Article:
SCOTLAND'S lifeline ferry network faces at least another two weeks of disruption after plans to have its largest vessel back in service were put off for a fifth time in a month.

MV Loch Seaforth was taken off the Ullapool-Stornoway route by state ferry operator CalMac a month ago to be taken into dry dock for "major" engine repairs.

The publicly funded firm had initially said the eight-year-old vessel would out of action until "at least the end of April" at the earliest but has since kept putting that date back. On Thursday CalMac said it was expected back by May 21 at the earliest.

Now as the islands start to open up to visitors with the easing of Covid-19 restrictions, the return of the vessel has been pushed back yet again to May 28 at the earliest.

CalMac said that "ongoing repairs" on Loch Seaforth have revealed "further issues" which will require attention before the vessel can return to service.

READ MORE: CalMac ferry network crisis as breakdowns cause three day island freight shutdown

It comes a matter of days after Scotland's crisis hit lifeline ferry network came under fresh fire after a new series of breakdowns and setbacks with five of its fleet leading to service cancellations and restrictions as new pressure is put on ministers to take urgent action.

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The Herald revealed how the failure of Loch Seaforth resulted in cuts to other services across the ferry network as vessels relied on with other routes were shifted around to accommodate.

Campaigners had described the situation as a "national scandal" and that those responsible should already have lost their jobs for the state of Scotland's ferries.

It means that the temporary shifting of ferries to cover for Loch Seaforth's loss will remain in place. That means MV Isle of Lewis, which was taken off its usual route between Castlebay on the Isle of Barra and Oban in Argyle to support the Loch Seaforth run will remain.

One of Scotland's busiest ferry services, the Ardrossan to Arran route, will continue to remain serviced by one vessel, rather than two.

According to the Arran Recovery Group, the shifting of the ferry for the start of the summer tourist season will cost the island more than £500,000 in lost business.

The 38-year-old MV Isle of Arran - which normally runs on the Ardrossan to Arran route - and was taken off freight service duties on the Ullapool-Stornoway crossing because of stabiliser problems, resulting in a shutdown on services for over three days last week, will remain operating on the "more sheltered" Islay run.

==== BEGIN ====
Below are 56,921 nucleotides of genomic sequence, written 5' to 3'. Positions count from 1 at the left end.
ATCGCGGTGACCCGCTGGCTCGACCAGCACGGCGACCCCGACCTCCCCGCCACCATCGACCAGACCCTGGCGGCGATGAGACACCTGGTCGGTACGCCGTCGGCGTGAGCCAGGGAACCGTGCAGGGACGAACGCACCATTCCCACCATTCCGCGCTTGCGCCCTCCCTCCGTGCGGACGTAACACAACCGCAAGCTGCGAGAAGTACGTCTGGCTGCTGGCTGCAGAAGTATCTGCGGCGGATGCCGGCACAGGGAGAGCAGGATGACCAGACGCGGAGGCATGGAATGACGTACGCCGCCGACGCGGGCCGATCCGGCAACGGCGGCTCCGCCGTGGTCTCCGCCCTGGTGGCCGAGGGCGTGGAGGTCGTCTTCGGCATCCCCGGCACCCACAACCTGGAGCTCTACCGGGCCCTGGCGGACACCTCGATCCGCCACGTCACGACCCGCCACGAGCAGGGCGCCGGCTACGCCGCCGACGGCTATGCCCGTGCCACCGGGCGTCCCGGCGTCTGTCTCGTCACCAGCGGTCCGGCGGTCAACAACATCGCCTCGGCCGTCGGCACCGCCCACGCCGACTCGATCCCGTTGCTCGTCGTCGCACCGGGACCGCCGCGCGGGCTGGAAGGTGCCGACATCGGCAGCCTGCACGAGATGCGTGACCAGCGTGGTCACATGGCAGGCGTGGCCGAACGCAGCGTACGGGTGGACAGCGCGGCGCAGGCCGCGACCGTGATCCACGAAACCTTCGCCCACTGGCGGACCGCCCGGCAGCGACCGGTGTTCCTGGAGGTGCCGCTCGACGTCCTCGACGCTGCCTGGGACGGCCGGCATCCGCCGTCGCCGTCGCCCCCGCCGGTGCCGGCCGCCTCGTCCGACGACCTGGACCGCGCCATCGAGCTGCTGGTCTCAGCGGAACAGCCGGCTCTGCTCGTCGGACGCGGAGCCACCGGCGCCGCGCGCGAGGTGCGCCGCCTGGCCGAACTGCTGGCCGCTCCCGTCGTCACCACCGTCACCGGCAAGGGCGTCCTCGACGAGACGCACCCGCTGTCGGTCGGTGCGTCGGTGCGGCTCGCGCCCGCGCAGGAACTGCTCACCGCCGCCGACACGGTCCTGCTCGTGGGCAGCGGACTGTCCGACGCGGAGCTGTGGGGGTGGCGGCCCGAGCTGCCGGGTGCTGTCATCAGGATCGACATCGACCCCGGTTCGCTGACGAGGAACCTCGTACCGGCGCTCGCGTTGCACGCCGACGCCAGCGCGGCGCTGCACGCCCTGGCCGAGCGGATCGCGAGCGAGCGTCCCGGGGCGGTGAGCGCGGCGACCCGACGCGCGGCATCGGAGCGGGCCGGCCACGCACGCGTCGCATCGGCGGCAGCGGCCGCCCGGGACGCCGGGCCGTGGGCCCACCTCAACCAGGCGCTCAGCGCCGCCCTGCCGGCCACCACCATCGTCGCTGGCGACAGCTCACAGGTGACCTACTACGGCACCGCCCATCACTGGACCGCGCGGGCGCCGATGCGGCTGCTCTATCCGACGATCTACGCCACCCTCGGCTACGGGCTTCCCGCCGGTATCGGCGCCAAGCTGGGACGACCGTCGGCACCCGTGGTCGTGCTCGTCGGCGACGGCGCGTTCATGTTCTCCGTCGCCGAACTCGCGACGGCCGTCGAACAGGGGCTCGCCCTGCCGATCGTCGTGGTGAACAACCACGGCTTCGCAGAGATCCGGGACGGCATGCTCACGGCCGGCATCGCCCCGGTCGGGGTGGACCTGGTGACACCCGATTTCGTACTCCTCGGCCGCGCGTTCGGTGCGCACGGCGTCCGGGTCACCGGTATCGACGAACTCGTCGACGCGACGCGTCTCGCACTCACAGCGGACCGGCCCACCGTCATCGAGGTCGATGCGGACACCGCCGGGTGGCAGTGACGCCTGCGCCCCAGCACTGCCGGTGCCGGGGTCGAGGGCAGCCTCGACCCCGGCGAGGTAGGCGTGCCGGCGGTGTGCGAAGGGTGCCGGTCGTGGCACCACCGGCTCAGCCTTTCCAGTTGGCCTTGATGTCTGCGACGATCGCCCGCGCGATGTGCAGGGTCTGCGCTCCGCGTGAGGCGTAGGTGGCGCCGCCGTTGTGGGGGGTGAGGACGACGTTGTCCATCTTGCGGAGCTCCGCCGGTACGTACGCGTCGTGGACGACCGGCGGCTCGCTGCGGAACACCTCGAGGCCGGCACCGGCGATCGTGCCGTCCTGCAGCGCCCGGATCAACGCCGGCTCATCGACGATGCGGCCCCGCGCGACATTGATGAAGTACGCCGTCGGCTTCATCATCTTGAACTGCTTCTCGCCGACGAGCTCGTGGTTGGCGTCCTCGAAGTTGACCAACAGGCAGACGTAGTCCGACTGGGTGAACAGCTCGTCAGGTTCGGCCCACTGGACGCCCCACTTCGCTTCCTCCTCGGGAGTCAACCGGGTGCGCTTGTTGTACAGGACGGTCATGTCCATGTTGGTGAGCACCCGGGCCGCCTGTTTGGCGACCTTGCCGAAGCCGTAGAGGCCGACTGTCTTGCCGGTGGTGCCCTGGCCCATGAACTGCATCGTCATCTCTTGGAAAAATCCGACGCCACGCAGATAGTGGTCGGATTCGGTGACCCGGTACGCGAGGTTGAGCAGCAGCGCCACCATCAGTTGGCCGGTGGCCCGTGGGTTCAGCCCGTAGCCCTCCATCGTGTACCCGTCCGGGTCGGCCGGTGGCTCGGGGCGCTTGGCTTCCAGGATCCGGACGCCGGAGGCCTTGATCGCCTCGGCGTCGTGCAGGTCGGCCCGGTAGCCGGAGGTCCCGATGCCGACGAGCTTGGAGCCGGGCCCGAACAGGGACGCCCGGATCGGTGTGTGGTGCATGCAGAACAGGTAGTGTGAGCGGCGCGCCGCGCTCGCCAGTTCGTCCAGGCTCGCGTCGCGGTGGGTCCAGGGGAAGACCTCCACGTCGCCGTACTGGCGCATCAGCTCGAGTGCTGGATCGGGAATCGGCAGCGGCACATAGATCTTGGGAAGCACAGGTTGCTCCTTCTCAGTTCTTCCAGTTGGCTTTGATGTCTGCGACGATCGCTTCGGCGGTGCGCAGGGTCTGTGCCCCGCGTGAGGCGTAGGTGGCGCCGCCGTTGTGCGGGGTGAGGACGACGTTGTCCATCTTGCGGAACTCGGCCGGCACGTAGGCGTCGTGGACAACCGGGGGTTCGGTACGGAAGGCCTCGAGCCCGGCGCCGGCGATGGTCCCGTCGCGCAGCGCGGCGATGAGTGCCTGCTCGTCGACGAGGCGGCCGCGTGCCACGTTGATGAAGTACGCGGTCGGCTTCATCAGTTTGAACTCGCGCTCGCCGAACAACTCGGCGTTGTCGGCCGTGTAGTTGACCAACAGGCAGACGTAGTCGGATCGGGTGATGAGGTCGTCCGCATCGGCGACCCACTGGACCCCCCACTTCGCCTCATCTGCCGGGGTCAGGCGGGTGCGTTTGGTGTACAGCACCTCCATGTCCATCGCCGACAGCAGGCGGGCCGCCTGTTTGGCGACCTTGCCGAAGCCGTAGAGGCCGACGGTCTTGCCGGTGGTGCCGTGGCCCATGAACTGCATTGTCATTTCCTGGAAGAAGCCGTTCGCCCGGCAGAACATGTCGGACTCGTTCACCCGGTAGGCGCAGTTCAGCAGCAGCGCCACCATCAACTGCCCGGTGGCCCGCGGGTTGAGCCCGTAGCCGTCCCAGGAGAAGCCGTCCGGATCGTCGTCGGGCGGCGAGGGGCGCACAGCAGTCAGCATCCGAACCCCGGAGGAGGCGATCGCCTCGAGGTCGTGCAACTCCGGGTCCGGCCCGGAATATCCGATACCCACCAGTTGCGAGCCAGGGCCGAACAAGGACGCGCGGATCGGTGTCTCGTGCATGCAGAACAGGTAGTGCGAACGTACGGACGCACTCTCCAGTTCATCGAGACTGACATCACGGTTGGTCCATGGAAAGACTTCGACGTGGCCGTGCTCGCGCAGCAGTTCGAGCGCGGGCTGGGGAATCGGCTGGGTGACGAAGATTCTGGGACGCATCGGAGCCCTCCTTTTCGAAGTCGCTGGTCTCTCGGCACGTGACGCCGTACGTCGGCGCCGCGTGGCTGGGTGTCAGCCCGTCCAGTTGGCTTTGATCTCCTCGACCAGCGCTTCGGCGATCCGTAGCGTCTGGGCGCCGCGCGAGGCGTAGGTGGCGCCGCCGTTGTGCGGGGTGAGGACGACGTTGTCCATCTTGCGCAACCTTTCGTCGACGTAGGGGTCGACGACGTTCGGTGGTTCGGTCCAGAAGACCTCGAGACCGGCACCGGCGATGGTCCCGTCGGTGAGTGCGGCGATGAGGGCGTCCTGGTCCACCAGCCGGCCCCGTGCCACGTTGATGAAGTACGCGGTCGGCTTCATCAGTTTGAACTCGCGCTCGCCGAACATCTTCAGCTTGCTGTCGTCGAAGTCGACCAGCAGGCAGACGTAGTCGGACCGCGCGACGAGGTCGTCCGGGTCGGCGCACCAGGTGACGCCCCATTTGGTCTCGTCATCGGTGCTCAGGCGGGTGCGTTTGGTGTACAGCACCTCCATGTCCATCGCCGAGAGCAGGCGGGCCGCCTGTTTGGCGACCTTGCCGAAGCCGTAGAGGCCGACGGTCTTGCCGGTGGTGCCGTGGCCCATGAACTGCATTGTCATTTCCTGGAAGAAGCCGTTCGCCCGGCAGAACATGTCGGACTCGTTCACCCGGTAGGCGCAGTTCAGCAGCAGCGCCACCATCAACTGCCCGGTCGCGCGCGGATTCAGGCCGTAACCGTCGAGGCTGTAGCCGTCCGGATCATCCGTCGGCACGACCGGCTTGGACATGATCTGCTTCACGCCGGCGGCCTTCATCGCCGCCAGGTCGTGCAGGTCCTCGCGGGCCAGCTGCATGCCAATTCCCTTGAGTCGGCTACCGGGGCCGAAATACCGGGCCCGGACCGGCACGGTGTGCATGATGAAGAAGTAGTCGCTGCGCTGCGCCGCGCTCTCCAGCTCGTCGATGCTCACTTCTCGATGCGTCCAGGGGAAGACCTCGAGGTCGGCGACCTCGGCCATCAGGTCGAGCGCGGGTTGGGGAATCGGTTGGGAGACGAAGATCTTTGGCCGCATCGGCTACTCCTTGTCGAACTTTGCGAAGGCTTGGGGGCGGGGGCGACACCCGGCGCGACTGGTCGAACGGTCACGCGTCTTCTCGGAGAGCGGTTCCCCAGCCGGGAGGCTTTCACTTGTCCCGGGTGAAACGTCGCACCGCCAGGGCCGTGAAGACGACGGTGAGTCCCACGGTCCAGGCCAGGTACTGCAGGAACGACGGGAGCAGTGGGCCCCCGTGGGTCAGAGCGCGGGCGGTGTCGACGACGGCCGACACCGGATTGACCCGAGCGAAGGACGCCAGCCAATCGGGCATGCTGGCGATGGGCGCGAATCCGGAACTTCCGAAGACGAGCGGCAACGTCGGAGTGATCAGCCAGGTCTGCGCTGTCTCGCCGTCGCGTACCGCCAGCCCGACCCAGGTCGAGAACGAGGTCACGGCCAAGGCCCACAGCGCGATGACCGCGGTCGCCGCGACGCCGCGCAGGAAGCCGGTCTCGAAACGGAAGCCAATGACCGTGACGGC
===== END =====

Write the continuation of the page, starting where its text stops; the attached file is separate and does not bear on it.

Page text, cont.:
There was criticism when it emerged that as Isle of Arran only had space for four lorries.

The 36-year-old MV Hebridean Isles, ended up replacing the Isle of Arran on the Stornoway crossing on Saturday causing cancellations on its usual Kennacraig to Islay.

It also means the Ardrossan to Campbeltown service which has been out of action since Loch Seaforth's major engine problems, will remain so.

A further update is expected on Monday following assessment by independent engineers who will be investigating the issue further over the weekend.

Specialist engineers working on the Loch Seaforth have reported that more work must be carried out to her engines, while the crankshaft also requires work.

CalMac said that plans are being put in place to ensure that essential freight continues to be brought to and from the Western Isles as a matter of urgency.

Temporary changes to vessels across the network will remain in place for the time being.

CalMac managing director Robbie Drummond said: “This is frustrating news, as we were expecting to see the Loch Seaforth return to service sooner than this. We will continue to work closely with customers to keep them updated of the latest situation and to minimise further disruption.”

The latest issues come off the back of the country's ferry building fiasco - and comes as the islands prepare to open up next week as Covid restrictions ease.

The two lifeline ferries being build at Ferguson Marine which were due to be in service in early 2018 are now up to nearly five years behind schedule and their cost is now over double the original £97m contract.